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Today was a day for wrapping up in a warm blanket with hot chocolate — not trudging through depressing drizzle to Thursday's biology lab. "Rain, rain, go away," Jeri McKane chanted, "but don't come again another day." She pulled open the door to Herald Hall.
Abby Wright, in her matching blue school uniform, sprayed droplets as she shook her pink umbrella. "But April showers bring May flowers, right?"
"So far only April mud." Jeri plodded up the creaking wooden stairs after Abby, yawning as they reached the third floor.
Near their lab, a fifteen-year-old boy was mopping, dragging his bucket on wheels behind him. Jeri watched three sixth-grade girls pass by. One kicked his bucket, and another knocked off his baseball cap. The third girl laughed and said, "Think you can handle the job, retard?" before ducking into the lab.
Jeri clenched her jaw. Why do special needs kids get picked on all the time? Just because they have learning problems doesn't mean they have no feelings!
Tim stooped to grab his cap. Arms waving wildly, he slipped on the wet floor and fell hard on one knee.
Jeri hurried to give him a hand up. "Just ignore them," she said, flipping her straight brown hair over her shoulder.
"It's okay." Overweight and pockmarked with acne, Tim Norton towered above her. "I don't mind."
Through a jobs program for special needs students, Tim and three other teens worked mornings at the girls' boarding school. In the afternoons they attended classes at the New Hope Academy, a school in Landmark Hills for those with mental disabilities.
"You okay, Tim?" Abby asked, her light blonde eyebrows raised in concern. "Those beastly girls are so blinkered."
Jeri nodded, totally agreeing with the British word for narrow-minded.
"They just like to tease me." Tim blushed and then held out his cap. "Wanna see something new?" His ball cap was covered with colorful buttons with sayings like "Holly weird" and "Future Movie Star." He pointed to a smiling strawberry button called "Merry Berry." Another one showed a dolphin with a club called "Golphin' Dolphin."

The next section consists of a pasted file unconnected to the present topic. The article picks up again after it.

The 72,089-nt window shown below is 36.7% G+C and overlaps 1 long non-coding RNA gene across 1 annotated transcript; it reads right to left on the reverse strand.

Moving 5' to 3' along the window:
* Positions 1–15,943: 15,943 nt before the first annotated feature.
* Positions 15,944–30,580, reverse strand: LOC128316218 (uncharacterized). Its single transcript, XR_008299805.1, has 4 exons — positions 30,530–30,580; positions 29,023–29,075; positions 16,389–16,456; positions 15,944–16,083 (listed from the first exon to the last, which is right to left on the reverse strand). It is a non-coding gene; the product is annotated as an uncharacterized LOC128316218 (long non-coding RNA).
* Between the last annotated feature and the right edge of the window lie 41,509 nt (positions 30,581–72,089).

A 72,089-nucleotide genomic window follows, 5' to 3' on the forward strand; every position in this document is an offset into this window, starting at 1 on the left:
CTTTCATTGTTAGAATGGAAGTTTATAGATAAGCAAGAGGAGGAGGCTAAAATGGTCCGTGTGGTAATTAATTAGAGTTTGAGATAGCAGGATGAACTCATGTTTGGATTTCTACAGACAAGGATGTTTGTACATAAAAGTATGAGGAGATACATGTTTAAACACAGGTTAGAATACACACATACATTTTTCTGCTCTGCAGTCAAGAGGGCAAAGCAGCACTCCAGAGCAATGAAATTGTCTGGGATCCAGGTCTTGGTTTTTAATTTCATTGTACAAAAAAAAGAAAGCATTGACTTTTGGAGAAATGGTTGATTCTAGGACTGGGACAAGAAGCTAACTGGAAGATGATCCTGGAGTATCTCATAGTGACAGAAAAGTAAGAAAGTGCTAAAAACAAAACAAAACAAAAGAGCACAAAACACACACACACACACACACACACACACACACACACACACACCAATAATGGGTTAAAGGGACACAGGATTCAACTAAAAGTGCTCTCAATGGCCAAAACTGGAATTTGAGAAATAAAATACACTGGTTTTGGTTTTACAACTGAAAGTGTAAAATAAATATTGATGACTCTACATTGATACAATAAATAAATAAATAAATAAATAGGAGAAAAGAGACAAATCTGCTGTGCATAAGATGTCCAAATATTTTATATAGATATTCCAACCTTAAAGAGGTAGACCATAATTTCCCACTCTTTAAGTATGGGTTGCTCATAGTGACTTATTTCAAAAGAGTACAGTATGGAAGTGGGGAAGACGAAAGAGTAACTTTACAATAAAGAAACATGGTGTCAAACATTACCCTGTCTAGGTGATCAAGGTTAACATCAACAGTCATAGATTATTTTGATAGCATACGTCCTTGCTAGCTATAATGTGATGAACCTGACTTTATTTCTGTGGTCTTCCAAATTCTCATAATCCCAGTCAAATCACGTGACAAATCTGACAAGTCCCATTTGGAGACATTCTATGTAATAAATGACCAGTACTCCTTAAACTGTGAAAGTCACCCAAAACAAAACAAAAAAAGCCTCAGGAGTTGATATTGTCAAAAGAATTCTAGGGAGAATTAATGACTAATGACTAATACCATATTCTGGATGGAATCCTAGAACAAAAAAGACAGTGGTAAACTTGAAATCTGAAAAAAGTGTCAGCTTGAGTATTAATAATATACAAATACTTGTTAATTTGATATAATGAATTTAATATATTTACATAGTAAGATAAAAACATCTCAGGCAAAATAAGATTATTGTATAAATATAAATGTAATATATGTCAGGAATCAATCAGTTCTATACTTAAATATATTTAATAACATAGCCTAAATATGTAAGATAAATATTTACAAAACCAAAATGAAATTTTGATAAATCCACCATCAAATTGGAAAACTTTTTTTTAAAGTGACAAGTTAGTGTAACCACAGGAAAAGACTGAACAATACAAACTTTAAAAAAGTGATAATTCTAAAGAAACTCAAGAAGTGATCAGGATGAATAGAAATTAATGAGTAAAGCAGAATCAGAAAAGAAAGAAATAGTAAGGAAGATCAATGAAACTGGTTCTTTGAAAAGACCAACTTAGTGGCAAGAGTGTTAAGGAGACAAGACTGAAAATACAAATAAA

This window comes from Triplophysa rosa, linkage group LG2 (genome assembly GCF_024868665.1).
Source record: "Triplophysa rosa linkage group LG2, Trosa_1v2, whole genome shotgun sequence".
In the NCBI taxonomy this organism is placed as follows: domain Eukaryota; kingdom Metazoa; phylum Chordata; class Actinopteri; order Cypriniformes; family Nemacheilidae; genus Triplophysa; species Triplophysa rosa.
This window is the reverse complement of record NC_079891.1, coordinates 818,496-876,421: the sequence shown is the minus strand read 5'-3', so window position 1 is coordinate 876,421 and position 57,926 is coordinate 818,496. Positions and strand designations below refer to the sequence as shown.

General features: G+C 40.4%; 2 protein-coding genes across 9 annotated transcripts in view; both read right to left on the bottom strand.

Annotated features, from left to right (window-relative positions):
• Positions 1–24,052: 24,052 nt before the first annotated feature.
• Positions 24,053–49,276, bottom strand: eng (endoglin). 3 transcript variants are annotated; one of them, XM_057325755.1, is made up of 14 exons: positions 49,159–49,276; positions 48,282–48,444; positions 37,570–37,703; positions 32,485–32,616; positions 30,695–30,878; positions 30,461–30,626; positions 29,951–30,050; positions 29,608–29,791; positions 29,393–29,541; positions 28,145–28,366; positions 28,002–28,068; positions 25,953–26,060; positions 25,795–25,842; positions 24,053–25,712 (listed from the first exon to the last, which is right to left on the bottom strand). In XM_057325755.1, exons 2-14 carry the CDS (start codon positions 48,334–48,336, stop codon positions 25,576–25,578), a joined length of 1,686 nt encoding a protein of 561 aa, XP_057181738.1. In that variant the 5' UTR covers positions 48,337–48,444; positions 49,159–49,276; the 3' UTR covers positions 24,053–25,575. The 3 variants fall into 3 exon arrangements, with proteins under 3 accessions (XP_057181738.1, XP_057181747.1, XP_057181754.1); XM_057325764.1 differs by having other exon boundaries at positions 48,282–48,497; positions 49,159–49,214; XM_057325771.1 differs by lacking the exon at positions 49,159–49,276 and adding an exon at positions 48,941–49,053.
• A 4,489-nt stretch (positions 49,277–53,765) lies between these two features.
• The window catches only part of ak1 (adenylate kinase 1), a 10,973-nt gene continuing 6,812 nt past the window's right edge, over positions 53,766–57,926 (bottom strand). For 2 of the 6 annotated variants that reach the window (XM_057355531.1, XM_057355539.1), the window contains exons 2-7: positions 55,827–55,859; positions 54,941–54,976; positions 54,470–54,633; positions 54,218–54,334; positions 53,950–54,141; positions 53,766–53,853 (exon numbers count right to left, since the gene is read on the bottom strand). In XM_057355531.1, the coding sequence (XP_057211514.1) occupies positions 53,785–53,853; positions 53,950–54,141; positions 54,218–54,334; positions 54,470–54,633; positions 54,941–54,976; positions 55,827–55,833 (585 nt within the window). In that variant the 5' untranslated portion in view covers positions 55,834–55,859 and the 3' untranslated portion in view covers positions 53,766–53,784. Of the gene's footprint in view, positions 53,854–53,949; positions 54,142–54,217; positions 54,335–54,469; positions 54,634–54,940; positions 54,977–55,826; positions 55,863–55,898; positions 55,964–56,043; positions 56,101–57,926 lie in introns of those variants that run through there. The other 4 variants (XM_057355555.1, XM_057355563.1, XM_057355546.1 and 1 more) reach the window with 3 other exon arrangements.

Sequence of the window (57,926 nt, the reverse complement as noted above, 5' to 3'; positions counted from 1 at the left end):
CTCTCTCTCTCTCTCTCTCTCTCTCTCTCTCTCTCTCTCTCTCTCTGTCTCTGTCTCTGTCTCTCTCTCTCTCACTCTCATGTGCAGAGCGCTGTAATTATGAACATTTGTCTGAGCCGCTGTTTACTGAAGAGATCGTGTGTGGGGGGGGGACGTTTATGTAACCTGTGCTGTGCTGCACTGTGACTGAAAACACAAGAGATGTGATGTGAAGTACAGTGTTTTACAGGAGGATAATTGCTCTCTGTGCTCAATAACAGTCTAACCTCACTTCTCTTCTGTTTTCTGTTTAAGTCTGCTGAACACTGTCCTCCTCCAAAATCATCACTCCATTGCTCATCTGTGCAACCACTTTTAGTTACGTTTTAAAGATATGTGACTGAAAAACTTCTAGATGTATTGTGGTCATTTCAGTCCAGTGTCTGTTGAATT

"Awesome buttons," Jeri said, turning the cap around and around to read them.
Abby touched Jeri's arm. "I need to measure our bean plant before class. Maybe that Miracle-Gro did its magic over the weekend."
Jeri grinned. "Yeah. Hopefully it looks like the one in 'Jack and the Beanstalk.' "
"No! Jeri and the Beanstalk!" Tim laughed so hard at his own joke that his eyes watered.
With posture fit for the queen of England, Abby glided down the hall and disappeared into the science room. Because the lab was so small, only eight students were scheduled at a time.
Tim pushed his mop in a circle, the gray strings smearing more than cleaning the mud. "Somebody made tracks all over. I'm cleaning it up."
"Sorry we're so sloppy."
"But I like to mop! I like rain too. It makes the grass grow." Tim stood taller and grinned. "Mr. Rankin said I can clean the lawn mowers this week." He puffed out his chest. "I like Mr. Rankin."
Jeri tucked her lower lip in. Personally, she thought the loud, droopy-eyed groundskeeper at the boarding school wasn't much friendlier than a snake. But if Tim liked working for him, great. She stuck Tim's cap on her own dark hair. He swiped at it several times, but Jeri ducked out of reach.
Two girls passed them. One whispered, "You two make such a cute couple." The girls dissolved in laughter. "A match made in heaven," the other one said.
Jeri's face grew warm. Normally she wasn't bothered by what people thought about her, but those girls' teasing bugged her. She was suddenly embarrassed about befriending Tim — but why? Why care what they thought now?
She handed back his cap, waved, and followed the girls to the science room. Something wispy caught her eye, and she glanced up. Gauzy gray strands floated out the transom window above the door. Was that smoke?
Before she could decide, an explosion blasted her eardrums. The heavy wooden door rattled on its hinges. Glass from the transom shattered, raining down like sleet. Several shards skittered across the black-and-white tile and hit Jeri's feet.
"Fire!" someone screamed in the lab. Simultaneously, the fire alarm sounded. The clanging was deafening. Abby! She had to find her! Was she hurt? Tim clutched her arm, but Jeri peeled him off. He covered his ears and twisted from side to side.
Smoke poured into the hall. Five or six students ran from the room, coughing and choking. Their biology teacher, Ms. Todd, sprang from her office next door and raced to the lab. She herded the coughing students to the exit at the other end of the hall.
Jeri pressed back against the wall, out of the flow of traffic. Next to her, Tim rolled his eyes while rubbing his knuckles against his mouth. Jeri squinted through the smoke and peered into the lab, hunting for Abby. Where is she? Overhead sprinklers were spraying the room, soaking books and papers. "Abby!" she called, her eyes stinging.
Within seconds, Lyndsey Powers staggered out, tears streaming down her flushed face that was streaked with black. Her short brown hair was plastered to her head, making her brown eyes look enormous.
"Don't worry," she said, gasping. "I'm the last one out."